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Pulmonary arterial hypertension (PAH) is an important cause of morbidity and mortality in children. Approved medications for the treatment of adult PAH have been used to treat children but evidence based treatment algorithms for children are lacking.
Pediatric PAH registries have begun to define the incidence and prevalence of idiopathic PAH and PAH associated with congenital heart disease. A pediatric specific classification of pulmonary hypertensive vascular disease has been proposed. Furthermore, the first randomized placebo-controlled trial of type-5 phosphodiesterase therapy in treatment naïve children with PAH has been completed and reported. This trial highlights the importance of the difficulties of performing clinical trials children with targeted PAH therapy as well as the importance of long-term follow-up of adverse events.
Classification, clinical trials, and therapy for children with PAH must take into account the unique aspects of PAH in children.
Diagnosis and treatment of children with pulmonary arterial hypertension (PAH) lags behind the understanding and treatment of this disorder in adults. Although advances in therapy have led to improved survival for many forms of PAH, there remains no cure for some, including Idiopathic PAH (IPAH). The off-label application of adult pulmonary hypertension specific therapies to children has broadened the available options for therapy. Selection of appropriate therapies for pulmonary hypertension is complex and must be carefully chosen according to the etiology and pulmonary vasoreactivity testing during cardiac catheterization. This review highlights the recent advances in pediatric PH classification and therapy.
PAH is defined as a mean pulmonary artery pressure (PAP) ≥ 25 mmHg at rest, with a normal pulmonary capillary wedge pressure (≤15 mmHg) and increased pulmonary vascular resistance index (≥3 Wood units x m2).(1) Classifying pediatric PH according to the WHO classification (Table 1) is problematic as many children with PH have associated co-morbidities and syndromes.(2) A working group of the Pulmonary Vascular Research Institute developed a classification specific to children (Table 2).(3) In particular, this classification recognized the concepts of the contribution of abnormalities of lung growth and development to pediatric PH. PH can develop in utero or can be superimposed on key periods of lung development leading to life-long airway and pulmonary vascular abnormalities. Pediatric pulmonary hypertensive vascular disease has been divided into 10 broad categories. Many children presenting with PH have heterogeneous disease consisting of varying predisposing factors, including prematurity, a chromosomal or genetic anomaly, congenital heart disease, and sleep disordered breathing. PH associated with bronchopulmonary dysplasia has been highlighted in this classification. For children with a biventricular circulation, the definition is similar to adults; however, the Panama classification specifically includes children with PH in the setting of single ventricle physiology after a cavopulmonary anastomosis. In this setting, pediatric pulmonary hypertensive vascular disease is defined as a pulmonary vascular resistance index >3.0 Wood units X m2 or a transpulmonary gradient >6 mmHg.(3) This classification was not designed to determine use of targeted PH therapy but rather an aid in classification and assessment of children with PH.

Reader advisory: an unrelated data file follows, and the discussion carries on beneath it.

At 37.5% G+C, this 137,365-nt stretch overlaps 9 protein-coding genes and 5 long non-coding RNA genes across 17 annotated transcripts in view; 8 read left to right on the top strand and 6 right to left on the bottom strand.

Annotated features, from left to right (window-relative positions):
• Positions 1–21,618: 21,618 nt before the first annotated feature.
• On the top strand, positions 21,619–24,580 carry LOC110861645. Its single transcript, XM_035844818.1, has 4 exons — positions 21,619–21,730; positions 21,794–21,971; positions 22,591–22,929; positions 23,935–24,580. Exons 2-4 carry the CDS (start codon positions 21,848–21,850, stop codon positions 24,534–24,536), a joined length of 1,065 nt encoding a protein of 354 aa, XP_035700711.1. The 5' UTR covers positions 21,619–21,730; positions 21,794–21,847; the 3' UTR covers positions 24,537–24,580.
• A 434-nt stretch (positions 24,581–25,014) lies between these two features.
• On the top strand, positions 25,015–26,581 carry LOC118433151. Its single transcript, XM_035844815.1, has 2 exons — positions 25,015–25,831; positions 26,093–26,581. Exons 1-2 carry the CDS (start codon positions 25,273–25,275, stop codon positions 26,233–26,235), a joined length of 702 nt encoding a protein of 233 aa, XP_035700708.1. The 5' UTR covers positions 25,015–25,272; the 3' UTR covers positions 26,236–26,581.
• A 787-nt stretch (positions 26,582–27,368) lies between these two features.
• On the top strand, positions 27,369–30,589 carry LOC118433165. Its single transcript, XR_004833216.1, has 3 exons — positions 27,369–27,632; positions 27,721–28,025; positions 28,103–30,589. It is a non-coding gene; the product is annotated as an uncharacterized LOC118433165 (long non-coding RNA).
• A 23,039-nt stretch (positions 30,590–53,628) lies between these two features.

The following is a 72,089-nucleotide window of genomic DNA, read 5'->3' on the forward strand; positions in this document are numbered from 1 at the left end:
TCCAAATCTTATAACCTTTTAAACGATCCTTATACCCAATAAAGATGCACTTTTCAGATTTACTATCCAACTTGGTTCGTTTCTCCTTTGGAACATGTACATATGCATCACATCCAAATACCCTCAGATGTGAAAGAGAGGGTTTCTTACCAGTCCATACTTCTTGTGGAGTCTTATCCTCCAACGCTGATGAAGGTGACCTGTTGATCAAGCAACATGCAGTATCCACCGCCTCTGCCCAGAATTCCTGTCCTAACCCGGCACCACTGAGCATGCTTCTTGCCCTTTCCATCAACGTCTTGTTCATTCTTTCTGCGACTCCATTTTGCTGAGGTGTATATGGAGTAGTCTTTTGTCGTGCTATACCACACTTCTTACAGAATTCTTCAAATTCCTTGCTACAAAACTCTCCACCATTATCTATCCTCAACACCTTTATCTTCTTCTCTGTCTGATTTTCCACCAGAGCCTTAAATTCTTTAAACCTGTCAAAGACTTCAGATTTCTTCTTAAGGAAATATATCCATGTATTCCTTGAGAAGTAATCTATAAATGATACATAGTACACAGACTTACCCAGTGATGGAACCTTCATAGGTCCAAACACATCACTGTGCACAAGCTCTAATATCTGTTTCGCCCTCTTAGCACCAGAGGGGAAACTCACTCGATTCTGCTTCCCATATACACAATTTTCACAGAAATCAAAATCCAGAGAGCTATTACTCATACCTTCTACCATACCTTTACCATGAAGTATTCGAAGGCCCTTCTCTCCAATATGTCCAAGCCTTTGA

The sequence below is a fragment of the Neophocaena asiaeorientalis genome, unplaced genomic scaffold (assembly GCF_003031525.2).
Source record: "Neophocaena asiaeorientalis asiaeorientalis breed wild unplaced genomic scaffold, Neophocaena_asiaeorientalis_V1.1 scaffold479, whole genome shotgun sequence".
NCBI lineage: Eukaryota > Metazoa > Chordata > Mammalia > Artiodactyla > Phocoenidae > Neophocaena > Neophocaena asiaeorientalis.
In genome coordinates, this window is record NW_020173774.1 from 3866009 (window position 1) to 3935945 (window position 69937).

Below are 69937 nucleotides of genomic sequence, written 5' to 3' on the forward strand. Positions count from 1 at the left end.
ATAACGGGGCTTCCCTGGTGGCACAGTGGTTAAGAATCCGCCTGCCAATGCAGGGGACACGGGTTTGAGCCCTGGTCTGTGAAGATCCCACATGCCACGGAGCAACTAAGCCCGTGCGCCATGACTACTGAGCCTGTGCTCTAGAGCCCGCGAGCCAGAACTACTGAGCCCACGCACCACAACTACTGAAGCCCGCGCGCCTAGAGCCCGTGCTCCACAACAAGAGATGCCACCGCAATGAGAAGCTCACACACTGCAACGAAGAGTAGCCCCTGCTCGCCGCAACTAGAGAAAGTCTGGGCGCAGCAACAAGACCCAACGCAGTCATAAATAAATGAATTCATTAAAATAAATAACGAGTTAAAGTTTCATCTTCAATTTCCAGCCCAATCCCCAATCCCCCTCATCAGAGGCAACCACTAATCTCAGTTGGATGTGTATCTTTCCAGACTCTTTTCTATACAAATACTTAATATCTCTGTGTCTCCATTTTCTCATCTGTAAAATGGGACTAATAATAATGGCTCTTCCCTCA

Large registries of pediatric PH have recently been published, shedding light on the incidence and prevalence of PH in children as well as the general demographics. These registries include the Swiss Registry (4), the United Kingdom PH service (5), the French PH registry (6), the Netherlands PH registry (7), the TOPP registry (Tracking Outcomes in Pediatric Pulmonary Hypertension)(8), and finally the US REVEAL (Registry to EValuate Early And Long-Term PAH Disease Management) registry.(9)
The most common causes of transient PH the Netherlands registry was persistent pulmonary hypertension of the newborn and pulmonary hypertension associated with repair of “flow” CHD with resolution of the PH after surgery, with an incidence of 30.1 and 21.9 cases per million children, respectively (Figure 1).(7) IPAH and PAH associated with congenital heart disease (APAH-CHD) account for the majority of progressive forms of PH in the pediatric registries. IPAH accounts for 35-60% of patients in these registries with most studies having 50-60% of patients with IPAH.(4, 6, 7, 9) PAH associated with CHD is the second most cause of PAH in these registries accounting for 24-52% of patients. The incidence of IPAH in the national registries from the United Kingdom and Netherlands was 0.48 and 0.7 cases per million with a point prevalence of 2.1 and 4.4 cases per million, respectively. (7, 10) The incidence and point prevalence of APAH-CHD was 2.2 and 15.6 cases per million in the Netherlands registry.(7) Bronchopulmonary dysplasia is likely under-represented in these series and accounts for 12-13% of patients. (4, 8) Syndromes are common in pediatric PH practice, with Trisomy 21 being the most common syndrome.(7, 9)